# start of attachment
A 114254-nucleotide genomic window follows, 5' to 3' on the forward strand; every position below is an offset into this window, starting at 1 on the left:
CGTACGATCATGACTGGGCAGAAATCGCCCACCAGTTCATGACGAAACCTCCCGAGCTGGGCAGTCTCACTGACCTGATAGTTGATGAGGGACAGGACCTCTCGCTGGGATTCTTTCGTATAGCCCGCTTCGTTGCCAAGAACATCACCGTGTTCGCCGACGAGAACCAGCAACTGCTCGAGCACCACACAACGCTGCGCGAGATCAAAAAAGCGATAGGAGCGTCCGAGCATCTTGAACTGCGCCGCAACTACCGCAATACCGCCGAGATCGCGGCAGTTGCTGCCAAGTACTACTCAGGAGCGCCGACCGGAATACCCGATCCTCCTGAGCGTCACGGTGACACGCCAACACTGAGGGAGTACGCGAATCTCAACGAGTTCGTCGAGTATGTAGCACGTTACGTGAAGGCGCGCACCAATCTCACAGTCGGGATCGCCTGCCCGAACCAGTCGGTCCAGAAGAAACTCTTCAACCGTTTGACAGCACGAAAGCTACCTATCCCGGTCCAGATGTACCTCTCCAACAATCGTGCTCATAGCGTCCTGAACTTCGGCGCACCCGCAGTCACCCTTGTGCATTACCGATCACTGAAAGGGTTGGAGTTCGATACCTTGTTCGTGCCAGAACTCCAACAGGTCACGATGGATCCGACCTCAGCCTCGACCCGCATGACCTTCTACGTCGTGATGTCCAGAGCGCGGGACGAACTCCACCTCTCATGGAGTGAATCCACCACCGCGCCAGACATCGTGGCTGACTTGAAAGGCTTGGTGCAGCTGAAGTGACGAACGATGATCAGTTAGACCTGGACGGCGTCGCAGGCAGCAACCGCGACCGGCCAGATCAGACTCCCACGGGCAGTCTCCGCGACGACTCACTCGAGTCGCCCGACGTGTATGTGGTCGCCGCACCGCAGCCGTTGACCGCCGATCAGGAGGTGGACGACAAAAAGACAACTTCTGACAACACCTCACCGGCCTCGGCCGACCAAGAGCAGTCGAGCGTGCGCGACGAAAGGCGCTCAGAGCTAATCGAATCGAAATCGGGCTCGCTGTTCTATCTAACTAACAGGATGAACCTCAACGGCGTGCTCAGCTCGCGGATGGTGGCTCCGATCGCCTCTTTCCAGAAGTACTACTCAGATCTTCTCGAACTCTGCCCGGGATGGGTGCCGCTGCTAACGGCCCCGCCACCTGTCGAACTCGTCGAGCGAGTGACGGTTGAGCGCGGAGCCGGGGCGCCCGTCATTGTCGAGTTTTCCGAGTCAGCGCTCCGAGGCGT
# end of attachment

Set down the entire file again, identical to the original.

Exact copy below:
A 114254-nucleotide genomic window follows, 5' to 3' on the forward strand; every position below is an offset into this window, starting at 1 on the left:
CGTACGATCATGACTGGGCAGAAATCGCCCACCAGTTCATGACGAAACCTCCCGAGCTGGGCAGTCTCACTGACCTGATAGTTGATGAGGGACAGGACCTCTCGCTGGGATTCTTTCGTATAGCCCGCTTCGTTGCCAAGAACATCACCGTGTTCGCCGACGAGAACCAGCAACTGCTCGAGCACCACACAACGCTGCGCGAGATCAAAAAAGCGATAGGAGCGTCCGAGCATCTTGAACTGCGCCGCAACTACCGCAATACCGCCGAGATCGCGGCAGTTGCTGCCAAGTACTACTCAGGAGCGCCGACCGGAATACCCGATCCTCCTGAGCGTCACGGTGACACGCCAACACTGAGGGAGTACGCGAATCTCAACGAGTTCGTCGAGTATGTAGCACGTTACGTGAAGGCGCGCACCAATCTCACAGTCGGGATCGCCTGCCCGAACCAGTCGGTCCAGAAGAAACTCTTCAACCGTTTGACAGCACGAAAGCTACCTATCCCGGTCCAGATGTACCTCTCCAACAATCGTGCTCATAGCGTCCTGAACTTCGGCGCACCCGCAGTCACCCTTGTGCATTACCGATCACTGAAAGGGTTGGAGTTCGATACCTTGTTCGTGCCAGAACTCCAACAGGTCACGATGGATCCGACCTCAGCCTCGACCCGCATGACCTTCTACGTCGTGATGTCCAGAGCGCGGGACGAACTCCACCTCTCATGGAGTGAATCCACCACCGCGCCAGACATCGTGGCTGACTTGAAAGGCTTGGTGCAGCTGAAGTGACGAACGATGATCAGTTAGACCTGGACGGCGTCGCAGGCAGCAACCGCGACCGGCCAGATCAGACTCCCACGGGCAGTCTCCGCGACGACTCACTCGAGTCGCCCGACGTGTATGTGGTCGCCGCACCGCAGCCGTTGACCGCCGATCAGGAGGTGGACGACAAAAAGACAACTTCTGACAACACCTCACCGGCCTCGGCCGACCAAGAGCAGTCGAGCGTGCGCGACGAAAGGCGCTCAGAGCTAATCGAATCGAAATCGGGCTCGCTGTTCTATCTAACTAACAGGATGAACCTCAACGGCGTGCTCAGCTCGCGGATGGTGGCTCCGATCGCCTCTTTCCAGAAGTACTACTCAGATCTTCTCGAACTCTGCCCGGGATGGGTGCCGCTGCTAACGGCCCCGCCACCTGTCGAACTCGTCGAGCGAGTGACGGTTGAGCGCGGAGCCGGGGCGCCCGTCATTGTCGAGTTTTCCGAGTCAGCGCTCCGAGGCGT